We are tied to others and feel their highs and lows, but we must rely on our inner compass and what we know is true to navigate our circumstances. Use gentle persuasion to effect change. With patience and perseverance, it will happen.
Wind stirs water by penetrating it. Thus the superior man, when obliged to judge the mistakes of men, tries to penetrate their minds with understanding, in order to gain a sympathetic appreciation of the circumstances. In ancient China, the entire administration of justice was guided by this principle. A deep understanding that knows how to pardon was considered the highest form of justice. This system was not without success, for its aim was to make so strong a moral impression that there was no reason to fear abuse of such mildness. For it sprang not from weakness but from a superior clarity.
Here the source of a man’s strength lies not in himself but in his relation to other people. No matter how close to them he may be, if his centre of gravity depends on them, he is inevitably tossed to and fro between joy and sorrow. Rejoicing to high heaven, then sad to death – this is the fate of those who depend on an inner accord with other persons whom they love. Here we have only the statement of the law that this is so. Whether this condition is felt to be an affliction or the supreme happiness of love, is left to the subjective verdict of the person concerned.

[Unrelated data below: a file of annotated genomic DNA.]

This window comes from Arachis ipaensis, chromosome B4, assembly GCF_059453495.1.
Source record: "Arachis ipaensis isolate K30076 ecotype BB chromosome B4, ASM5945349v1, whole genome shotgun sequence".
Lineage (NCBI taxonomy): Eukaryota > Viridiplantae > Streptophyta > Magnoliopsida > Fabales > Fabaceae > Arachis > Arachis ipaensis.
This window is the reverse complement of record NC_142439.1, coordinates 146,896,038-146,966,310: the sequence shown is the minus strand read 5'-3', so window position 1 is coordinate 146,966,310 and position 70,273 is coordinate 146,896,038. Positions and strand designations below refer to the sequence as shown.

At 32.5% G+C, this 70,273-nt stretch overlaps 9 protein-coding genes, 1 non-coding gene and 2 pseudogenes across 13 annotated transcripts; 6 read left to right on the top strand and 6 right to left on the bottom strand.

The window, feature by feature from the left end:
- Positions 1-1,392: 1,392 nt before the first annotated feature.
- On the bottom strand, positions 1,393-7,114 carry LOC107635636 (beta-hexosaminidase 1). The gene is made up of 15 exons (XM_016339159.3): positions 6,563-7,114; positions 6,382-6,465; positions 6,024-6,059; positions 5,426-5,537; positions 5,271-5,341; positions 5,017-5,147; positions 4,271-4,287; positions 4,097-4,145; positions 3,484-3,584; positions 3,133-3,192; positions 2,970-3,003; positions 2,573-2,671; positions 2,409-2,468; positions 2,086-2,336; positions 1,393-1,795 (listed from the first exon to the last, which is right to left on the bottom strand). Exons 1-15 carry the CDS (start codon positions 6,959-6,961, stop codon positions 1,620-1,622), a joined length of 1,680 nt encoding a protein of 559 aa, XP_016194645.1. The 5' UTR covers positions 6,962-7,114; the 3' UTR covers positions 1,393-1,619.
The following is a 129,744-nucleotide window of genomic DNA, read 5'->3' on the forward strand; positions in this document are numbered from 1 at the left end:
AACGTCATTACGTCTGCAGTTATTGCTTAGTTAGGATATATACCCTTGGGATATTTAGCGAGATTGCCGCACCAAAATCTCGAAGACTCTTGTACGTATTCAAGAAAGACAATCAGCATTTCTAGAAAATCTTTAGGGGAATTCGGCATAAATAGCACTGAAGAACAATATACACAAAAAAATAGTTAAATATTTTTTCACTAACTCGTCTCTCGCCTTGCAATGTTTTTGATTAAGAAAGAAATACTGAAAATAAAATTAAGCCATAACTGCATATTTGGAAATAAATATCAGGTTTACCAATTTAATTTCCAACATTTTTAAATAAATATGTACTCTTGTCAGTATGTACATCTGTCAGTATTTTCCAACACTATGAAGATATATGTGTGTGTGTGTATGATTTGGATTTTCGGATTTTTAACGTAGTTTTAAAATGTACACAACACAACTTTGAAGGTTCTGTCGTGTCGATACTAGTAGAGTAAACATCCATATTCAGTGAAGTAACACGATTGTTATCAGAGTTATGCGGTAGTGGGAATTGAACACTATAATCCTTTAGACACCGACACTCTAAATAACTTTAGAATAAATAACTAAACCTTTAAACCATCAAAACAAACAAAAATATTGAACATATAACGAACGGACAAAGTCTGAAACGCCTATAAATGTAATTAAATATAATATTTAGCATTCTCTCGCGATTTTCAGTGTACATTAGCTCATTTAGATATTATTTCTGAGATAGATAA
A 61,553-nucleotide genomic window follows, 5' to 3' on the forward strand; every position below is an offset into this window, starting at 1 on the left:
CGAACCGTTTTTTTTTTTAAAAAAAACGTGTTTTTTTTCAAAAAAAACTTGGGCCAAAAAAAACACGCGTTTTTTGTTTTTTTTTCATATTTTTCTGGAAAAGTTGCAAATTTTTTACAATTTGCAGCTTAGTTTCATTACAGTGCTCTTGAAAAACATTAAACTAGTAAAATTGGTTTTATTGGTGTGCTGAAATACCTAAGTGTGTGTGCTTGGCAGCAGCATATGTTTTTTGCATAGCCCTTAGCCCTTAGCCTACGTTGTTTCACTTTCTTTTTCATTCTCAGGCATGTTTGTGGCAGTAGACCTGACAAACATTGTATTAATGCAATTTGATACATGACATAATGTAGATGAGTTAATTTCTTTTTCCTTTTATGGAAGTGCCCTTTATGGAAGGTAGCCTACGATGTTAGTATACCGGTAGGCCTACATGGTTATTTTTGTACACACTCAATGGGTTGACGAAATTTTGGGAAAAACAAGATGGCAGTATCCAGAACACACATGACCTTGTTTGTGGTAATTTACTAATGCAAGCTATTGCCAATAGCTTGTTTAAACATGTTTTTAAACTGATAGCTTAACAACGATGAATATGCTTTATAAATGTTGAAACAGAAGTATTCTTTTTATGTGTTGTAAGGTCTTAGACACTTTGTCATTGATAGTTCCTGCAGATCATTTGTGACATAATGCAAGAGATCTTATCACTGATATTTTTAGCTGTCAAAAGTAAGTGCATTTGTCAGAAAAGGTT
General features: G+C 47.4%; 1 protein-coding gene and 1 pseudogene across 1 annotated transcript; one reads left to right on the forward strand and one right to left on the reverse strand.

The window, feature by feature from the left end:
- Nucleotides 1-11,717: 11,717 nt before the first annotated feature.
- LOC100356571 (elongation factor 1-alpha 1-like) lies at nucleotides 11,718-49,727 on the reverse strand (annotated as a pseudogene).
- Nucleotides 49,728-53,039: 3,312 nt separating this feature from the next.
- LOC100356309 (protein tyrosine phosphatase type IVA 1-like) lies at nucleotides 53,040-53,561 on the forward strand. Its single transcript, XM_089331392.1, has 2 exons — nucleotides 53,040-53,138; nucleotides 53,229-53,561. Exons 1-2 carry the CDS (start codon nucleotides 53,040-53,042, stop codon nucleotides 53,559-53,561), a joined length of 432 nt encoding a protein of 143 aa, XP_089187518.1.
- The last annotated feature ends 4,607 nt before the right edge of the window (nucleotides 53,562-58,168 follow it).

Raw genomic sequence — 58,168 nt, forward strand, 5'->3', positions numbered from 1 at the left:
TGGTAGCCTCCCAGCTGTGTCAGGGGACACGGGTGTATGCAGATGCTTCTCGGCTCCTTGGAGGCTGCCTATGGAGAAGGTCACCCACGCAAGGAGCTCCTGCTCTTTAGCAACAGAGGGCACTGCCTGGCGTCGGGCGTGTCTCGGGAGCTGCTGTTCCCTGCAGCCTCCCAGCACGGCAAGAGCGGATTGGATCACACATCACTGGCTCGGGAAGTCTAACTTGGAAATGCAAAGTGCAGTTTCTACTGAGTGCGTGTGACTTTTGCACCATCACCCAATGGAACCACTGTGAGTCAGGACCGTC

The situation is not unfavourable; there is a prospect of ultimate success, but there are still obstacles in the way, and we can merely take preparatory measures. Only through the small means of friendly persuasion can we exert any influence. The time has not yet come for sweeping measures. However, we may be able, to a limited extent, to act as a restraining and subduing influence. To carry out our purpose we need firm determination within and gentleness and adaptability in external relations.